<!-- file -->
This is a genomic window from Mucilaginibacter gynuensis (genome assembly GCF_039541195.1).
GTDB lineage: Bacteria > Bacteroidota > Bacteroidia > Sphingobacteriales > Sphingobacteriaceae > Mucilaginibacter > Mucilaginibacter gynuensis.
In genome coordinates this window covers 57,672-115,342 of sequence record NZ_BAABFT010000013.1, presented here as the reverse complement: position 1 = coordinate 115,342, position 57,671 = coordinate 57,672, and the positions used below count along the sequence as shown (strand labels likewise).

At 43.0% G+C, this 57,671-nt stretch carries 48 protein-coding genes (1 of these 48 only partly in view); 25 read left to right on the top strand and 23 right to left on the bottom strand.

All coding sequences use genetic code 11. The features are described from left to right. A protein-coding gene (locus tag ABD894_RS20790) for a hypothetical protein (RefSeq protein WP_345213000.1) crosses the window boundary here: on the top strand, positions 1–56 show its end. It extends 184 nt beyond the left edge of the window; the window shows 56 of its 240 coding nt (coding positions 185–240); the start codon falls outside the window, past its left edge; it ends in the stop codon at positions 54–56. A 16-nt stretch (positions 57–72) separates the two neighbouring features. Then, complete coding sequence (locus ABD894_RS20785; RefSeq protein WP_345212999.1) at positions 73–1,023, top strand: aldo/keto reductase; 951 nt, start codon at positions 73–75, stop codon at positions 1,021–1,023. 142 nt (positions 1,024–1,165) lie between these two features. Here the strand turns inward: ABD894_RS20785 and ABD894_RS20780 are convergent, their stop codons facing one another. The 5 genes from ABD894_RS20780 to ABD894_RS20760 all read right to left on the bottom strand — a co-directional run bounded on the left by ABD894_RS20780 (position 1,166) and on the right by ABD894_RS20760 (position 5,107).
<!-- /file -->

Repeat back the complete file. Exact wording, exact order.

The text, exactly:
This is a genomic window from Mucilaginibacter gynuensis (genome assembly GCF_039541195.1).
GTDB lineage: Bacteria > Bacteroidota > Bacteroidia > Sphingobacteriales > Sphingobacteriaceae > Mucilaginibacter > Mucilaginibacter gynuensis.
In genome coordinates this window covers 57,672-115,342 of sequence record NZ_BAABFT010000013.1, presented here as the reverse complement: position 1 = coordinate 115,342, position 57,671 = coordinate 57,672, and the positions used below count along the sequence as shown (strand labels likewise).

At 43.0% G+C, this 57,671-nt stretch carries 48 protein-coding genes (1 of these 48 only partly in view); 25 read left to right on the top strand and 23 right to left on the bottom strand.

All coding sequences use genetic code 11. The features are described from left to right. A protein-coding gene (locus tag ABD894_RS20790) for a hypothetical protein (RefSeq protein WP_345213000.1) crosses the window boundary here: on the top strand, positions 1–56 show its end. It extends 184 nt beyond the left edge of the window; the window shows 56 of its 240 coding nt (coding positions 185–240); the start codon falls outside the window, past its left edge; it ends in the stop codon at positions 54–56. A 16-nt stretch (positions 57–72) separates the two neighbouring features. Then, complete coding sequence (locus ABD894_RS20785; RefSeq protein WP_345212999.1) at positions 73–1,023, top strand: aldo/keto reductase; 951 nt, start codon at positions 73–75, stop codon at positions 1,021–1,023. 142 nt (positions 1,024–1,165) lie between these two features. Here the strand turns inward: ABD894_RS20785 and ABD894_RS20780 are convergent, their stop codons facing one another. The 5 genes from ABD894_RS20780 to ABD894_RS20760 all read right to left on the bottom strand — a co-directional run bounded on the left by ABD894_RS20780 (position 1,166) and on the right by ABD894_RS20760 (position 5,107).